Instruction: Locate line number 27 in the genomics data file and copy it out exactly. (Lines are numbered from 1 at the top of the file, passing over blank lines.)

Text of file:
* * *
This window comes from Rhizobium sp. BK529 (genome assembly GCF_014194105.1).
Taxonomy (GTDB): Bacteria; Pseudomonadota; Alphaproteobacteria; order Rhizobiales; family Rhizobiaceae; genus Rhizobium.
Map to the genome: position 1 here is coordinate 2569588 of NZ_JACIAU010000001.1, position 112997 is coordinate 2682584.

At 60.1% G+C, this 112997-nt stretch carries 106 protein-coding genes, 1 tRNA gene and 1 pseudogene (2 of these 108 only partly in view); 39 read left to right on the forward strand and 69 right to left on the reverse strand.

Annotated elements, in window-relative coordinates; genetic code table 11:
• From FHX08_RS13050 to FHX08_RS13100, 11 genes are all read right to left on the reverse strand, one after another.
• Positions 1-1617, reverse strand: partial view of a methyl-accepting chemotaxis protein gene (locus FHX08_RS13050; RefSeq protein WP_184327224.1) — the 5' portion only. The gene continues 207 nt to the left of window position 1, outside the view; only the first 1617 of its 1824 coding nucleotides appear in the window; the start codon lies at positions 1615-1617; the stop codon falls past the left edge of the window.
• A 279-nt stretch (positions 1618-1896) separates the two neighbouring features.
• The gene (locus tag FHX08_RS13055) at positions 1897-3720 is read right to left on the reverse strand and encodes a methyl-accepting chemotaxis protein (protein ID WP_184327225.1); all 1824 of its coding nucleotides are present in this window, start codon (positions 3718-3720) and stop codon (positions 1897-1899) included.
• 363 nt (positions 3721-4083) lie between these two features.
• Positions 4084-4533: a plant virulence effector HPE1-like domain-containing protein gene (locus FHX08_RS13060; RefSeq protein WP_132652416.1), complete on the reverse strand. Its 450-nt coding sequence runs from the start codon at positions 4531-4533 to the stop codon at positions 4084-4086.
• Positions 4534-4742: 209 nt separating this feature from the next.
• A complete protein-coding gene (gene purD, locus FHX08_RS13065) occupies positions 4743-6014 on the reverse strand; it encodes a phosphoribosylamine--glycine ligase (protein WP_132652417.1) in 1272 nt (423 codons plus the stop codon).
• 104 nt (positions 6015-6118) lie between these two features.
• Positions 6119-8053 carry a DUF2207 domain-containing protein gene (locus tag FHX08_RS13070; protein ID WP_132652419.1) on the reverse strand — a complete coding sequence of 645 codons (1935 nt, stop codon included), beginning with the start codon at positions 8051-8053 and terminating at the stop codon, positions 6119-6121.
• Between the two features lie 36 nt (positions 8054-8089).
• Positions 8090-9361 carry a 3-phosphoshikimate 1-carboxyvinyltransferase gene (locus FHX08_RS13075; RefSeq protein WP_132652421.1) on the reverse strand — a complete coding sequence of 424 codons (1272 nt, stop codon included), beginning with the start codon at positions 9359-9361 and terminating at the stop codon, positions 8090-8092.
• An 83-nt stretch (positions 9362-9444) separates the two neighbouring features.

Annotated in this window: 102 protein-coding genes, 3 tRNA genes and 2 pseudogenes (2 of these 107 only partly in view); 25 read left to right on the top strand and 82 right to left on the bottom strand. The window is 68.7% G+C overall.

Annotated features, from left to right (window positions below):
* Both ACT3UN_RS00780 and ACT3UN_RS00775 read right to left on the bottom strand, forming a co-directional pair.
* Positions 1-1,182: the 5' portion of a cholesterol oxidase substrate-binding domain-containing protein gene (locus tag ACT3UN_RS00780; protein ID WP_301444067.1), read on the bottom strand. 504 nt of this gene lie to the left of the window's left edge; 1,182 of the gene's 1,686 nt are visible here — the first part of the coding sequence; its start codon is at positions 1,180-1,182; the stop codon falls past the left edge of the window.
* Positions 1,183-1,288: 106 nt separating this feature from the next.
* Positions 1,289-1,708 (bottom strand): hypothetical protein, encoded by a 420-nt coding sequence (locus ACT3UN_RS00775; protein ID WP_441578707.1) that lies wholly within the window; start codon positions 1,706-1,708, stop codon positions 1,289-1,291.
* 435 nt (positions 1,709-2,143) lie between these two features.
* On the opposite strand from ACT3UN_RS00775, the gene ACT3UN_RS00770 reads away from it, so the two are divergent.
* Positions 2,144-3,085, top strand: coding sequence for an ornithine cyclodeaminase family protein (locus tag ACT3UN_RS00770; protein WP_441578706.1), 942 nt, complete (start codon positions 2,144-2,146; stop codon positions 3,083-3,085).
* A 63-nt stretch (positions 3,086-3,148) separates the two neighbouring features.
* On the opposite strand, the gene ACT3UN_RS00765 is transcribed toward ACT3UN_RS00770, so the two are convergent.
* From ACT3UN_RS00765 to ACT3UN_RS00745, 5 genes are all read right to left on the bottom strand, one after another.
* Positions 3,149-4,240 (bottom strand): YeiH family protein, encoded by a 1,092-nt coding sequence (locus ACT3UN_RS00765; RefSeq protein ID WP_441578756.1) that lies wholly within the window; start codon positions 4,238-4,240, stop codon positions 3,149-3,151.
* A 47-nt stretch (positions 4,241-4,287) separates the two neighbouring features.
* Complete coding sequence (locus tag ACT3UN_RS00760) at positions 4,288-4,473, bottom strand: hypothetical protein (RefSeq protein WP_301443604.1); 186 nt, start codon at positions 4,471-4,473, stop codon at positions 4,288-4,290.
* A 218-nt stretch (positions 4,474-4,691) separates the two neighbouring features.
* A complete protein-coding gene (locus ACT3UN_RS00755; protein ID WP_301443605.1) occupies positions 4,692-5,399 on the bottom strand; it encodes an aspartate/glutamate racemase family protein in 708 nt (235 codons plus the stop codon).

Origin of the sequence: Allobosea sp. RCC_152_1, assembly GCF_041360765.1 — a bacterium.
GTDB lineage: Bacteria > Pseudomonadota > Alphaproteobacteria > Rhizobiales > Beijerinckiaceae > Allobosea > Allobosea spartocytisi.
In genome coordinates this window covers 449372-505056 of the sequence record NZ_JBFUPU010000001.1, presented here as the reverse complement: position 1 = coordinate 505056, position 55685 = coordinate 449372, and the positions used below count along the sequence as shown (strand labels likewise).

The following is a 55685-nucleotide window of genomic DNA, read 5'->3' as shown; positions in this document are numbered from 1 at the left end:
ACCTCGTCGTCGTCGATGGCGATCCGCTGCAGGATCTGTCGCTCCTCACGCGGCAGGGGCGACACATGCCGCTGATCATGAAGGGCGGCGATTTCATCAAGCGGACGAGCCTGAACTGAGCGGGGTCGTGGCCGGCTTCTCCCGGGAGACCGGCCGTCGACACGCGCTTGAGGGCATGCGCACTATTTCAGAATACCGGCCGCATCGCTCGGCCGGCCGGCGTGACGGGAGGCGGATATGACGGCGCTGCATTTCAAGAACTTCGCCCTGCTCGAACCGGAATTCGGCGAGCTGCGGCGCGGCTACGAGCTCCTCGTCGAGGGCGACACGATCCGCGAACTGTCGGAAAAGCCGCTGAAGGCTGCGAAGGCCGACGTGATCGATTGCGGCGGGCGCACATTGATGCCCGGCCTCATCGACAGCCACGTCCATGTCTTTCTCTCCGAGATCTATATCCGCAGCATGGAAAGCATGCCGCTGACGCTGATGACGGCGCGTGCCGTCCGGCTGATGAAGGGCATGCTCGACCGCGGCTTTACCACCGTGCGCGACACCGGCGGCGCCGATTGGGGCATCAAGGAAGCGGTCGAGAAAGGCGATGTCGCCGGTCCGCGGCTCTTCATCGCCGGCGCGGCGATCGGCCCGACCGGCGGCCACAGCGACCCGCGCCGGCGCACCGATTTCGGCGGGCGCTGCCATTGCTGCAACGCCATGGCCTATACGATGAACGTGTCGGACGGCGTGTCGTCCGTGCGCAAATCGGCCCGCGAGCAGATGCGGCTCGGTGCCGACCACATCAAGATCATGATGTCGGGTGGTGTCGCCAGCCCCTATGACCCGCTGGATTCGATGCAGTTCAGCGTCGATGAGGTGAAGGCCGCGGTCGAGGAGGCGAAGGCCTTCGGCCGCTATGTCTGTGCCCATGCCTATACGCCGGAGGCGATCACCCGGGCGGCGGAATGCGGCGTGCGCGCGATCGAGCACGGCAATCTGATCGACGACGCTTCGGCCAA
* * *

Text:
* Positions 2,144-3,085, top strand: coding sequence for an ornithine cyclodeaminase family protein (locus tag ACT3UN_RS00770; protein WP_441578706.1), 942 nt, complete (start codon positions 2,144-2,146; stop codon positions 3,083-3,085).